E-crime gang dumps phishing for Zeus - APWG

E-crime gang dumps phishing for Zeus - APWG

The world's most prolific phishing gang has ditched the technique in favour of the Zeus password-stealing crimeware that does not require the victim to hand over their financial account credentials, according to a report from APWG.

APWG says its researchers have found a change in the methods of criminals behind the Avalanche botnet, which accounted for two-thirds of all phishing attacks observed worldwide in late 2009, leading victims to fake Web sites and tricking them into handing over details.

The Avalanche infrastructure was involved in just four conventional phishing attacks in the month of July 2010. Instead, the syndicate ramped up a concerted campaign of crimeware propagation to fool victims into receiving the Zeus Trojan and infecting their PCs with it.

Avalanche has been sending billions of faked messages from tax authorities such as the IRS, false alerts and updates purporting to be from popular social networking sites, and other lures, says APWG. These lures take victims to drive-by download sites, where the criminals infect vulnerable machines.

Once a machine is infected, the criminals can remotely access it, steal personal information and intercept passwords and online transactions. The criminals can even log into the victim's machine to perform online banking transactions.

Report co-author Rod Rasmussen says: "While the cessation of phishing operations by the Avalanche phishing group is great news for the anti-phishing community, their shift to the nearly exclusive distribution of Zeus malware is an ominous development in the e-crime landscape. Their spamming and other activities to target victims continues at high levels, implying they are finding malware distribution a more effective and profitable tactic than traditional phishing."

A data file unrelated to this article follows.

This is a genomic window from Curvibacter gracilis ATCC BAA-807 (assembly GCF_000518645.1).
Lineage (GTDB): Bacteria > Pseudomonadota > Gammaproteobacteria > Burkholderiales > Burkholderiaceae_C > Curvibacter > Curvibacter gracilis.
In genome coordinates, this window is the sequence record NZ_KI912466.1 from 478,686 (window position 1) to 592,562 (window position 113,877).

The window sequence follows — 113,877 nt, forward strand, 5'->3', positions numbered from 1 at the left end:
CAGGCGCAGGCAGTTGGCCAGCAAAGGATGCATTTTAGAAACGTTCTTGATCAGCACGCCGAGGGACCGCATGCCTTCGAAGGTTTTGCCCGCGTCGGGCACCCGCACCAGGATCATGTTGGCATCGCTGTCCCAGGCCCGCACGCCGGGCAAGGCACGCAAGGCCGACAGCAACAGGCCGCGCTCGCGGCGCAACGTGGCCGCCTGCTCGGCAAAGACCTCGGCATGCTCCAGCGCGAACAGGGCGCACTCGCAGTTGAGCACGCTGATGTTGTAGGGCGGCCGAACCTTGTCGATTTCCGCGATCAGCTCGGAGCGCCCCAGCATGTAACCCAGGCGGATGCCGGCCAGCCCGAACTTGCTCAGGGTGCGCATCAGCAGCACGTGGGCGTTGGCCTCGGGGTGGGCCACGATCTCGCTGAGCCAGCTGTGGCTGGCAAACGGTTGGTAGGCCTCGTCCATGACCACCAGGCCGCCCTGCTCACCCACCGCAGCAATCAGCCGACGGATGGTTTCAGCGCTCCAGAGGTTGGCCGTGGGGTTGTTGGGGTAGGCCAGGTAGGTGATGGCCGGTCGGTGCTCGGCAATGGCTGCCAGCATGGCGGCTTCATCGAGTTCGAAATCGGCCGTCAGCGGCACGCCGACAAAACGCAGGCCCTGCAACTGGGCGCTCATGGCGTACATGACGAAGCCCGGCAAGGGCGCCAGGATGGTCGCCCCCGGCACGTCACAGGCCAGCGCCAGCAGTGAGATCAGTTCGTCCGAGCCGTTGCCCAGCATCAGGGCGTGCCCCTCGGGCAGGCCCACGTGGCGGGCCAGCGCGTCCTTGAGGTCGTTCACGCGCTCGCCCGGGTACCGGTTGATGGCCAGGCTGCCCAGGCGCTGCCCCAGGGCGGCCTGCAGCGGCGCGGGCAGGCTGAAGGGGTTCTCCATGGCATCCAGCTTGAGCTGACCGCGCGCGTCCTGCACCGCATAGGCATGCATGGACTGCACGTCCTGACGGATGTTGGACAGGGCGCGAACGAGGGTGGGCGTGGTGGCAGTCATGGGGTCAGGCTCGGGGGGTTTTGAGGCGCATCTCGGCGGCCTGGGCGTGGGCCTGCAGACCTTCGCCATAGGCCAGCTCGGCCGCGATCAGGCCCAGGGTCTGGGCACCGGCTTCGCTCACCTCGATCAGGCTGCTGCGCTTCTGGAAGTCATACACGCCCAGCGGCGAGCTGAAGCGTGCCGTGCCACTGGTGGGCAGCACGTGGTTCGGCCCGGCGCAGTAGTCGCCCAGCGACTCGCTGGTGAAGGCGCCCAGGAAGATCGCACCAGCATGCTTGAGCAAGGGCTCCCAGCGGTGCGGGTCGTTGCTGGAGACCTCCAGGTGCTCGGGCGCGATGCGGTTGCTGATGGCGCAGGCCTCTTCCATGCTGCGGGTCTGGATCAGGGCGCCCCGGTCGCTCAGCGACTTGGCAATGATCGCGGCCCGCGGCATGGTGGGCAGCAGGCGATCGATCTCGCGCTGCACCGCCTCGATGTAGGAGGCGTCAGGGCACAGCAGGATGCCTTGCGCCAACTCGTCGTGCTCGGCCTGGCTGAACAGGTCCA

Comments: (2)

David Divitt
David Divitt - VocaLink - London 21 October, 2010, 13:35Be the first to give this comment the thumbs up 0 likes

This news is very concerning, although it probably isn't surprising. What this means is that we are likely to see a sharp rise in the more sophisticated, and harder to detect forms of internet banking fraud such as man-in-the-browser, which may signal the beginning of a new wave of internet banking fraud globally.

Banks need to ensure they are monitoring customer behaviour and profiling their typical activity. The highest risk patterns such as transfers to a new beneficiary need to be risk ranked and checked using alternative methods of communication such as an SMS message to a mobile phone - even by those banks that employ multi factor authentication as part of the login process.

A Finextra member
A Finextra member 01 November, 2010, 14:23Be the first to give this comment the thumbs up 0 likes

News that APWC researchers found that phishing criminals have ditched the technique in favour of the Zeus password-stealing trojan could spark a huge cyber crime wave affecting millions of individuals. Banks and authorities must go the extra mile in protecting consumers through education on how to identify threats and how it can be prevented through the use of strong authentication devices that are available for online banking.

Phishing scams thrive on a lack of customer knowledge, while trojans silently steal ebanking login and password information without the end user realising it. Strong authentication solutions, already in use by banks such as Nationwide and Barclays, can prevent this type of fraud because they utilise transaction signing as part of their two factor authentication solutions, which allows the banks to detect data tampering by Trojans during man-in-browser style attacks. This strong authentication method has already shown to significantly reduce online fraud in the UK. Going one step further, the use of dynamic signatures could reduce the chances of social engineering attacks on customers drastically.

Cybercriminals are evolving rapidly and are using increasingly more sophisticated technology and the threat is far greater as a result. Banks and governments must work closely together to educate individuals on how best to protect their data while also equipping them with the right tools.